Unpleasantness, delays & road rage as part of the New York travel experience
I lived in the New York area for more than 20 years before moving to Colorado. I always look forward to my visits to New York for business and/or pleasure, but inevitably, I’m happy to get out of there once I’ve done what I need to, visit with friends and see and do things that I can’t do here. My departure on Thursday, September 29 reached new lows just to get out of the city to catch what was supposed to be a 5:10 p.m. flight from Newark Airport. Here goes:
- At 2: 15 p.m., I towed my roll-aboard bag to bus stop at 72nd Street and Columbus Avenue for bus that would take me to the Port Authority Bus Terminal. Got there just as a bus whisked in and out. Before I could ask whether it went to the Port Authority, the driver slammed door in my face and pulled out. Took next bus.
- Newark Airport Express stops on 41st Street between 8th and 9th Avenues, under the passageway between the north and south portions of the terminal. Judging by the smell, this covered street shelters homeless people. Drivers do not turn off engines, so fumes from idling buses provide more aroma. And did I mention the motor noise and the blaring horns from 8th Avenue?
- Airport Express makes two Manhattan stops before loading at the Port Authority, meaning buses already have passengers on board and luggage in the bays. First bus full. Waited 15 minutes for next bus, for which I was first in line.
- Driver asked which terminal. “A, please,” I replied, to which he answered “F-ck!” He already had a full A-bay and was not happy.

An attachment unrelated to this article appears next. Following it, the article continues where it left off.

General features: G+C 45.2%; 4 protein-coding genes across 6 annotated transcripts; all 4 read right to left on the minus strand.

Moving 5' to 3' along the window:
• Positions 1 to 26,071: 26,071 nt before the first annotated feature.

- Third-world ticketing system. Ticket seller/taker comes on board only after bus is loaded to sell/collect tickets, adding a good 10 minutes to the wait.
- By the time we pulled out, it had started pouring — not drizzling or raining but pouring. The two blocks to the Lincoln Tunnel entrance took 12 minutes. Lincoln Tunnel jammed to a crawl. Viaduct also at a crawl. Entire ride to wider road near Route 1 & 9 interchange also at a crawl.
- Crawl accelerated to slow drive. Bus driver decided that small white pickup truck filled with construction material had cut him off. He pulled into the breakdown lane next to the pickup, opened his window and yelled, “You f-cking f-gg-t!” The bus driver then semi-turned around and said mildly to the passengers, “Excuse me, but did you see what he did?” The pickup truck driver accelerated again, and the bus driver pulled up again, and once more yelled, “You f-cking f-gg-t! Get out of that truck!” Just what travelers want — a bus driver given to road rage.
- I would have reported him if there had been enough time at the airport for me to get his name tag (if he had one) or at least bus number. But we pulled up to Terminal A at 5:08 p.m. It had stopped raining, but the storm had been as quick as it was severe. I figured I’d have time to get my flight, but I didn’t know whether the delay would be short or long, or how long the security line would be.
- Of course, there was a major flight delay. When I checked in, the 5:12 p.m. departure wasalready posted for 7:00 p.m. We actually boarded at 7:20, waited at the gate for a bit and then got into EWR’s eternal, infernal conga line. I can’t reemember the last on-time departure from a New York airport.
- Arrived at Denver International nearly 3 hours late with yet another wait — 40 minutes for Boulder bus. But I was happy to breathe clean air (even at an airport).
Bottom line is that I’m happy to be in New York for a few days at a time but even happier to leave.